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This article in AJ

  1. Vol. 71 No. 3, p. 497-500
    Received: Oct 21, 1978

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Plant-Parasitic Nematode Effects on Water Use and Nutrient Uptake of a Small- and a Large-rooted Tall Fescue Genotype1

  1. C. B. Elkins,
  2. R. L. Haaland,
  3. R. Rodriguez-Kabana and
  4. C. S. Hoveland2



Plant-parasitic nematodes often adversely affect tall fescue (Festuca arundinacea Schreb.) on sandy soils in the Southeast. Stand and yield reduction and damage to root systems by plant-parasitic nematodes have been reported, but little is known about the effect of these nematodes on plant functions such as water use and nutrient uptake.

A controlled-environment room experiment was conducted to determine the effect of plant-parasitic nematodes on water use and nutrient uptake of two tall fescue genotypes with differing root systems, and to determine the feasibility of developing plants with root characteristics that would minimize the detrimental effects of nematodes. One of the genotypes (AF-81) had many small-diameter primary roots with a median diameter of 1.0 mm. The other genotype (AF-7) had fewer and larger roots with a median diameter of 2.2 mm. The two genotypes were grown in Cahaba loamy sand topsoil (Typic Hapludult, fine-loamy, siliceous, thermic) with and without a mixed population of plant-parasitic nematodes. Measurements were made of root development, water use, forage yield, and Ca, Mg, and K content of the forage.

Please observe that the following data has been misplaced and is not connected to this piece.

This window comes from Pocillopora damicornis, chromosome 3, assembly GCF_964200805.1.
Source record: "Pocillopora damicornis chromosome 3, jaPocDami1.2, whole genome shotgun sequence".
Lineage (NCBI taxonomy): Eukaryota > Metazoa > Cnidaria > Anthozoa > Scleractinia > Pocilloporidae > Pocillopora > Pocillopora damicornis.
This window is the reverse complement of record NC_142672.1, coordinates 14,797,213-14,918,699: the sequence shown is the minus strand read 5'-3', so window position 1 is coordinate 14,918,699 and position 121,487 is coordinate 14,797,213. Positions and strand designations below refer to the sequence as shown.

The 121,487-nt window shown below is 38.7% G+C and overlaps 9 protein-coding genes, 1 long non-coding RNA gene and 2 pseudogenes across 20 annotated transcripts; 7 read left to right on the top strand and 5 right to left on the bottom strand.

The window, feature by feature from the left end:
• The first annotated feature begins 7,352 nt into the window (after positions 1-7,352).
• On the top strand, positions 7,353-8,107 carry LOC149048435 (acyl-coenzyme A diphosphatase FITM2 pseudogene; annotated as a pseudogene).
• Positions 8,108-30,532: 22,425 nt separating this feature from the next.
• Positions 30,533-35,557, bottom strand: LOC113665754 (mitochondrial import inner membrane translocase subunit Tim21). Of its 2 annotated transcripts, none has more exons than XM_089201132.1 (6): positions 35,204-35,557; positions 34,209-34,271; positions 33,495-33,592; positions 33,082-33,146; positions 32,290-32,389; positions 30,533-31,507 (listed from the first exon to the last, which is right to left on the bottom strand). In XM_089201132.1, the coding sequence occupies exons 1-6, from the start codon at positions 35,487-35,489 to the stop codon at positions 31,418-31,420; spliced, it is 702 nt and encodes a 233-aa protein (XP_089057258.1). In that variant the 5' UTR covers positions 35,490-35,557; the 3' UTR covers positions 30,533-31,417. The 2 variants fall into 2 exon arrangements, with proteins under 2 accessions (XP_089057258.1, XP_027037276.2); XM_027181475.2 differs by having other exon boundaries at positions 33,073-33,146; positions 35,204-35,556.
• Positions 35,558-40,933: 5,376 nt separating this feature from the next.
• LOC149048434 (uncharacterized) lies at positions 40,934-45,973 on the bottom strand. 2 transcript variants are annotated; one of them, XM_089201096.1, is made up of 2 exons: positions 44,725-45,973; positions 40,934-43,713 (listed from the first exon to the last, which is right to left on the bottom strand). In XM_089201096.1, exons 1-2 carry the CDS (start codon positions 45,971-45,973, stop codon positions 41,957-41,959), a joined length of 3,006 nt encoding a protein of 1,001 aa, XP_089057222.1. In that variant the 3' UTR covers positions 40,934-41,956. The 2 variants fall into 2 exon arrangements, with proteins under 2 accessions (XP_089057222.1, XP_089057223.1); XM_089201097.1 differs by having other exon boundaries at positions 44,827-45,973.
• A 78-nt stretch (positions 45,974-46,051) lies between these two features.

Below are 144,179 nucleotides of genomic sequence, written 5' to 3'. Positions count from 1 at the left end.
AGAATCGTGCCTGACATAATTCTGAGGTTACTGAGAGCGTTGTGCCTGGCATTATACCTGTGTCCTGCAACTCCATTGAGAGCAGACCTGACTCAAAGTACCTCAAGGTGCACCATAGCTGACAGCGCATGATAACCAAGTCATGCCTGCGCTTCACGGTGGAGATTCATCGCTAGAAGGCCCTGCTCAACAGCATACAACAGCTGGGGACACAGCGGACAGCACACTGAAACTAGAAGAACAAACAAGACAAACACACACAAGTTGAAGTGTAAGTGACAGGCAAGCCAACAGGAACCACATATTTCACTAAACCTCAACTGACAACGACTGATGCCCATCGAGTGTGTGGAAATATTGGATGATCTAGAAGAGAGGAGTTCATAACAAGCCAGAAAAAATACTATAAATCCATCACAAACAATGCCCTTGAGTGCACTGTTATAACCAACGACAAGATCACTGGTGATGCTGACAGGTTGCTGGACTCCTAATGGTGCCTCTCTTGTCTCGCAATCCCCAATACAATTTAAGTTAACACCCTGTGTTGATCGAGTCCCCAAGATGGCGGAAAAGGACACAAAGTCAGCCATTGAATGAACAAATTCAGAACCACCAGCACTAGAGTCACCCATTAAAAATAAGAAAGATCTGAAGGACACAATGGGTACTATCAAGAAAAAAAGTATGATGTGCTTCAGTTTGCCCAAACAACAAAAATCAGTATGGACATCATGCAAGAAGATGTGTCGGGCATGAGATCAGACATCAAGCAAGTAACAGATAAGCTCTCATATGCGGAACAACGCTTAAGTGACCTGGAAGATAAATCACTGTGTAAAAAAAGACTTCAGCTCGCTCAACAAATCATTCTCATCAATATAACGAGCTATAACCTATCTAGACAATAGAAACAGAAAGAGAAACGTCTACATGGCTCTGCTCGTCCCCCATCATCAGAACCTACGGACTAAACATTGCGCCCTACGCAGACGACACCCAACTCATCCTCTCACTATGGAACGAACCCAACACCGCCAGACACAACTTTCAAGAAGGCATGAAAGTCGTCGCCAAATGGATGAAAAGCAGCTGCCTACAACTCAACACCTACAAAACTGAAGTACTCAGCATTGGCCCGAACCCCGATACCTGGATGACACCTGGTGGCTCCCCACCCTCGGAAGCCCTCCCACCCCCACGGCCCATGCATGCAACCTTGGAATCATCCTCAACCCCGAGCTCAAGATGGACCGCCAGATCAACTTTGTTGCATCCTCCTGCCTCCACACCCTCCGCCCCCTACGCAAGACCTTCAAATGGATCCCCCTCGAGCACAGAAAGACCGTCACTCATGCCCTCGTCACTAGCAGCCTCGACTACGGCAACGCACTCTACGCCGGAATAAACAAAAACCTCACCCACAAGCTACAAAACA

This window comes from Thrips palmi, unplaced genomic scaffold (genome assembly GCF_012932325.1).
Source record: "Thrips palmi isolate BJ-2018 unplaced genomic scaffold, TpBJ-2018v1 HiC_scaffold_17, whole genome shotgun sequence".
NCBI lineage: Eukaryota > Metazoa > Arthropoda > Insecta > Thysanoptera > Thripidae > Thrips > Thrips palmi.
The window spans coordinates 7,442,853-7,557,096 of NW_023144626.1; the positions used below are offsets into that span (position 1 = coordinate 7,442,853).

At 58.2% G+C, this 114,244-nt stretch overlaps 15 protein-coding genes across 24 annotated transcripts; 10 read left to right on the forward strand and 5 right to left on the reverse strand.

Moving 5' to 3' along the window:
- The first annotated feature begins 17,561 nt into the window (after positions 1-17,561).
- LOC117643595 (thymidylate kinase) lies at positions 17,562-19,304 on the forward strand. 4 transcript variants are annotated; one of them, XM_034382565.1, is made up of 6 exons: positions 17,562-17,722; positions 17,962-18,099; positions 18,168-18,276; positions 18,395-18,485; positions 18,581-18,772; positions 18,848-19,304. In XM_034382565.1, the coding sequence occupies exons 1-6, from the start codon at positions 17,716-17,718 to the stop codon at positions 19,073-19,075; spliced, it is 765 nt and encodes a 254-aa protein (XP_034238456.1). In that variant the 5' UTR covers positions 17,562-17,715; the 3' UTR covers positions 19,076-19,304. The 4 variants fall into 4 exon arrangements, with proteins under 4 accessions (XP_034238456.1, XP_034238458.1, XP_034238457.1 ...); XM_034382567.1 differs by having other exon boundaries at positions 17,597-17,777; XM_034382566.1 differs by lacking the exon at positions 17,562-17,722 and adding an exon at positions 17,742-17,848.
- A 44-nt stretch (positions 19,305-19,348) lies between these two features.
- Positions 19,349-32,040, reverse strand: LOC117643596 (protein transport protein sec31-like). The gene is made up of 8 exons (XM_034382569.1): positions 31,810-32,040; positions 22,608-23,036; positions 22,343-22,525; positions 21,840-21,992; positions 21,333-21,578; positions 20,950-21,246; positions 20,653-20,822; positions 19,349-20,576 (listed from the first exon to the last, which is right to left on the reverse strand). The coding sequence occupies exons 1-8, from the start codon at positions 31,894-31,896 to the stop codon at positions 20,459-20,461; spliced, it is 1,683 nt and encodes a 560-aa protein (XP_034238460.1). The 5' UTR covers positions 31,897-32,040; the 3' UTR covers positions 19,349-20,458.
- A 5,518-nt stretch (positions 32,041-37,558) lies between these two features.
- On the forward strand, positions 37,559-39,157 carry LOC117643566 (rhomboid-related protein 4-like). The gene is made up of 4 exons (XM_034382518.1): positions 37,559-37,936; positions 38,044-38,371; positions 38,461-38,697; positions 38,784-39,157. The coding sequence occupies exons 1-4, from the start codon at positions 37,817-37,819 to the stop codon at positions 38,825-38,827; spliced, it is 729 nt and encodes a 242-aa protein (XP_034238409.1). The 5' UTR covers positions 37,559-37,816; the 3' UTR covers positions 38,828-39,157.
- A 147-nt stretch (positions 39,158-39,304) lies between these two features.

The small-rooted genotype produced 30% more forage and was more efficient in water use than the large-rooted genotype. Nematodes suppressed forage yield of the small- and large-rooted genotypes by 9 and 50%, respectively, but had no effect on water use efficiency. Nematodes severely retarded root growth of the large-rooted genotype, but had only a moderate effect on root growth of the small-rooted genotype. The large-rooted genotype supported twice the population of lance nematodes (Hoplolaimus galeatus [Cobb] Sher.) as did the small-rooted genotype. Nematodes reduced forage Mg content of both genotypes to levels that could cause tetany in ruminants. Root size may be important in determining the effect of plant-parasitic nematodes on plant performance and should be considered by plant breeders in developing nematode-tolerant cultivars.

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